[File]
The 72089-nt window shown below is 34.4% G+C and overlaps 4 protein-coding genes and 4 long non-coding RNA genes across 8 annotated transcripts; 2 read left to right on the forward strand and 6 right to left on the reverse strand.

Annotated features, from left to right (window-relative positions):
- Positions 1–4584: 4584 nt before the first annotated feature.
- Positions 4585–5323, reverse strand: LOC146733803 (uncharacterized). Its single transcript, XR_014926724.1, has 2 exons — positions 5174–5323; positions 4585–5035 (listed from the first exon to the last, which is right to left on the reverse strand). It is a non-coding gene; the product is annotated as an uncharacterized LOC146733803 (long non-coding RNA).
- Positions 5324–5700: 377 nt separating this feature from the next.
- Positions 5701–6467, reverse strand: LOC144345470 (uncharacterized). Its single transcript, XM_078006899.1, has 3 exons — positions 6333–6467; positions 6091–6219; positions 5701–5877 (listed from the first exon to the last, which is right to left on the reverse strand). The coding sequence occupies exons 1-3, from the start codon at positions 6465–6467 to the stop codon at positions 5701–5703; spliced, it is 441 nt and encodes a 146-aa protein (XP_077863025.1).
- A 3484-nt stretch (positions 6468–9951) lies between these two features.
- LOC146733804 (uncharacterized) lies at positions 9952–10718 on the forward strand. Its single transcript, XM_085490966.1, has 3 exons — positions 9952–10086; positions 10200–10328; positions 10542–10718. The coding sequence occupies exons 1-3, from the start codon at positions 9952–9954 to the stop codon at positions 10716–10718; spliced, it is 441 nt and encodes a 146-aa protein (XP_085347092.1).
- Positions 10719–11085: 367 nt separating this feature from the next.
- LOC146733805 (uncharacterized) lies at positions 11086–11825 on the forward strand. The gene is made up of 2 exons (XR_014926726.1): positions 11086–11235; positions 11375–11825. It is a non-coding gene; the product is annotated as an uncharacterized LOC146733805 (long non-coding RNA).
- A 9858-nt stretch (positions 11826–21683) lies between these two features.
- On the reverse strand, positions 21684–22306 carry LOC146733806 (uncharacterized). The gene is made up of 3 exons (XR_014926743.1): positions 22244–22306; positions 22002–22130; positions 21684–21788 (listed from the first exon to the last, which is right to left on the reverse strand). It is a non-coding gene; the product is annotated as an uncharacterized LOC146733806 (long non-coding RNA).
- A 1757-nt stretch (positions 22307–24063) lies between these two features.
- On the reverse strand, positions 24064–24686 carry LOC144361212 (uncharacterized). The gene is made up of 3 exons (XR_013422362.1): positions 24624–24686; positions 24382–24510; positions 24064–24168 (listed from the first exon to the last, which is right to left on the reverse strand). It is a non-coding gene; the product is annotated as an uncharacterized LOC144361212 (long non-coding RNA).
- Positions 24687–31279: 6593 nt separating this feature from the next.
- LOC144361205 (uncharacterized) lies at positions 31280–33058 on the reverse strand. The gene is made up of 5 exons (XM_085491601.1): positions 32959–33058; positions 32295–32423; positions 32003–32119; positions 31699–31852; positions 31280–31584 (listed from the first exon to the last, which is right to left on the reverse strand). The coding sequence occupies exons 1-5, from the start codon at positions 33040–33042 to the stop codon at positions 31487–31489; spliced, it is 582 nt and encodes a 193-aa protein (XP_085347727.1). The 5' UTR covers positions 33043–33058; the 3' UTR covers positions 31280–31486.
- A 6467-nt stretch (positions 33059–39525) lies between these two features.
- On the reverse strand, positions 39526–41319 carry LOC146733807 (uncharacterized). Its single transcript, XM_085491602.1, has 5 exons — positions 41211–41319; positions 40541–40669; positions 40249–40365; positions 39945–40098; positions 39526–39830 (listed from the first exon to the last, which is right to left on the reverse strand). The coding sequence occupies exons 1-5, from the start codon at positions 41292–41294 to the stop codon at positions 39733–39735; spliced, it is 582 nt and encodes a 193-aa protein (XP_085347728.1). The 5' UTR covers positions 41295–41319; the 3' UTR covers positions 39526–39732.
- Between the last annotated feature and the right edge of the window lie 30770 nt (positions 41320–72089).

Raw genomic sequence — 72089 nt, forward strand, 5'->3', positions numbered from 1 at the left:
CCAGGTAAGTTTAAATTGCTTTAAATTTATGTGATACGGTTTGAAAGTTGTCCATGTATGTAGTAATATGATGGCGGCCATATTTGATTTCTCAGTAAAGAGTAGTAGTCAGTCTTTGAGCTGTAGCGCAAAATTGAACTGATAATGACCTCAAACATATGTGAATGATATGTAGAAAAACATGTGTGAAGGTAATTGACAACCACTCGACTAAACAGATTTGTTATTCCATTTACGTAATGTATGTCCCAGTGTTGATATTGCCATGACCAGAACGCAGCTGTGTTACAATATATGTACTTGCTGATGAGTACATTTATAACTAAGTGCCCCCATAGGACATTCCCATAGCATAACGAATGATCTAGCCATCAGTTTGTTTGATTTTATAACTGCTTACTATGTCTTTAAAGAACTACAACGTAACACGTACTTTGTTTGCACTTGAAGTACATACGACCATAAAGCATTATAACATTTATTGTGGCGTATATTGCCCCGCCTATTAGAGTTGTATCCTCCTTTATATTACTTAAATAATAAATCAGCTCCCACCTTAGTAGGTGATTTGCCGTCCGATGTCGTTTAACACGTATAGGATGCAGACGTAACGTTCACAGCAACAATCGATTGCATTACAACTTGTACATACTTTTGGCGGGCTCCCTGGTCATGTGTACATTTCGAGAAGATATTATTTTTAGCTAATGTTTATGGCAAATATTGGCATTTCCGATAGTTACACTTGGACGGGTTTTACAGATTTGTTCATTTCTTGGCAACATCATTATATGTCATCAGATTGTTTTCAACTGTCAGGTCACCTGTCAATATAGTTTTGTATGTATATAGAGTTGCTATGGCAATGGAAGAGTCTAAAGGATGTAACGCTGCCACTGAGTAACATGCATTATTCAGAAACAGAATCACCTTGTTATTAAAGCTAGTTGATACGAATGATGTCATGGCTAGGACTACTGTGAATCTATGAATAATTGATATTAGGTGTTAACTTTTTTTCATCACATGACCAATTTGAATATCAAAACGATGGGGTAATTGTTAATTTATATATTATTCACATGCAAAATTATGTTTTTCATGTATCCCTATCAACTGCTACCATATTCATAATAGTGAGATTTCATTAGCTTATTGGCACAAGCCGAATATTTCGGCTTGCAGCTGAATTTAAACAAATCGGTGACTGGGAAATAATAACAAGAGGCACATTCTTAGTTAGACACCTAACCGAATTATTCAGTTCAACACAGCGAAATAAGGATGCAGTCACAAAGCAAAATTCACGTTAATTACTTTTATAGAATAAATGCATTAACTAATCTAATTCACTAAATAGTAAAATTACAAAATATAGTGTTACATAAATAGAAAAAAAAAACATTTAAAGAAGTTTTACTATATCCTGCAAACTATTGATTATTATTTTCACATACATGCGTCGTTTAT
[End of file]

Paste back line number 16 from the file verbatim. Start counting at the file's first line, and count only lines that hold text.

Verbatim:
- LOC144361205 (uncharacterized) lies at positions 31280–33058 on the reverse strand. The gene is made up of 5 exons (XM_085491601.1): positions 32959–33058; positions 32295–32423; positions 32003–32119; positions 31699–31852; positions 31280–31584 (listed from the first exon to the last, which is right to left on the reverse strand). The coding sequence occupies exons 1-5, from the start codon at positions 33040–33042 to the stop codon at positions 31487–31489; spliced, it is 582 nt and encodes a 193-aa protein (XP_085347727.1). The 5' UTR covers positions 33043–33058; the 3' UTR covers positions 31280–31486.